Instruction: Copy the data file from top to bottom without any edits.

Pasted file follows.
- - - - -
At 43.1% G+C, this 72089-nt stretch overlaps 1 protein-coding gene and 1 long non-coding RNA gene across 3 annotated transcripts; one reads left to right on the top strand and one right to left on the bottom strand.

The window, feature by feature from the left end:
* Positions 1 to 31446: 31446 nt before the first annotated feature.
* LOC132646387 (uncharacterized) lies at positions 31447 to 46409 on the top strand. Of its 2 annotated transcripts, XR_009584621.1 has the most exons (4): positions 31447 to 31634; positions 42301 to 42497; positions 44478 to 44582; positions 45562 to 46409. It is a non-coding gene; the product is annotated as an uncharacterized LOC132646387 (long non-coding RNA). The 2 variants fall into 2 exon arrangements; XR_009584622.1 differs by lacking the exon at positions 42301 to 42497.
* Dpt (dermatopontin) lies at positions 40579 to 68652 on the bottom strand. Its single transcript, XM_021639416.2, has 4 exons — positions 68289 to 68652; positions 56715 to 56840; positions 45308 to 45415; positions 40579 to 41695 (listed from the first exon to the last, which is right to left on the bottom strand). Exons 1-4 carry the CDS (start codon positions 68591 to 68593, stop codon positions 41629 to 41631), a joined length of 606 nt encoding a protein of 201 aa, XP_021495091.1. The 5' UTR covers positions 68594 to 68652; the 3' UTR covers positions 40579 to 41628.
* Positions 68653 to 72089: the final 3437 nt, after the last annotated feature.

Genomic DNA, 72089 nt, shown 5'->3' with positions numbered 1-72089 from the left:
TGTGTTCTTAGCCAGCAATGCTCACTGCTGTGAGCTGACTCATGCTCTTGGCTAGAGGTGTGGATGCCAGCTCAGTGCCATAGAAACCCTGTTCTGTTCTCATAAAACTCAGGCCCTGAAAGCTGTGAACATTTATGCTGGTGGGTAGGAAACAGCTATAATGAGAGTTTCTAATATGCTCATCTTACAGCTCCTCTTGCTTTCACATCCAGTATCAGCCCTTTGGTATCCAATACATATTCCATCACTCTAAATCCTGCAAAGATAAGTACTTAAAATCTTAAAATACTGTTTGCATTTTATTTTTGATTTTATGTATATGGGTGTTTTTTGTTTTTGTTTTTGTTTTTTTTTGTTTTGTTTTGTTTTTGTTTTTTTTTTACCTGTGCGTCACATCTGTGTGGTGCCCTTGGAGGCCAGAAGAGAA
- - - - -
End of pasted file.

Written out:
At 43.1% G+C, this 72089-nt stretch overlaps 1 protein-coding gene and 1 long non-coding RNA gene across 3 annotated transcripts; one reads left to right on the top strand and one right to left on the bottom strand.

The window, feature by feature from the left end:
* Positions 1 to 31446: 31446 nt before the first annotated feature.
* LOC132646387 (uncharacterized) lies at positions 31447 to 46409 on the top strand. Of its 2 annotated transcripts, XR_009584621.1 has the most exons (4): positions 31447 to 31634; positions 42301 to 42497; positions 44478 to 44582; positions 45562 to 46409. It is a non-coding gene; the product is annotated as an uncharacterized LOC132646387 (long non-coding RNA). The 2 variants fall into 2 exon arrangements; XR_009584622.1 differs by lacking the exon at positions 42301 to 42497.
* Dpt (dermatopontin) lies at positions 40579 to 68652 on the bottom strand. Its single transcript, XM_021639416.2, has 4 exons — positions 68289 to 68652; positions 56715 to 56840; positions 45308 to 45415; positions 40579 to 41695 (listed from the first exon to the last, which is right to left on the bottom strand). Exons 1-4 carry the CDS (start codon positions 68591 to 68593, stop codon positions 41629 to 41631), a joined length of 606 nt encoding a protein of 201 aa, XP_021495091.1. The 5' UTR covers positions 68594 to 68652; the 3' UTR covers positions 40579 to 41628.
* Positions 68653 to 72089: the final 3437 nt, after the last annotated feature.

Genomic DNA, 72089 nt, shown 5'->3' with positions numbered 1-72089 from the left:
TGTGTTCTTAGCCAGCAATGCTCACTGCTGTGAGCTGACTCATGCTCTTGGCTAGAGGTGTGGATGCCAGCTCAGTGCCATAGAAACCCTGTTCTGTTCTCATAAAACTCAGGCCCTGAAAGCTGTGAACATTTATGCTGGTGGGTAGGAAACAGCTATAATGAGAGTTTCTAATATGCTCATCTTACAGCTCCTCTTGCTTTCACATCCAGTATCAGCCCTTTGGTATCCAATACATATTCCATCACTCTAAATCCTGCAAAGATAAGTACTTAAAATCTTAAAATACTGTTTGCATTTTATTTTTGATTTTATGTATATGGGTGTTTTTTGTTTTTGTTTTTGTTTTTTTTTGTTTTGTTTTGTTTTTGTTTTTTTTTTACCTGTGCGTCACATCTGTGTGGTGCCCTTGGAGGCCAGAAGAGAA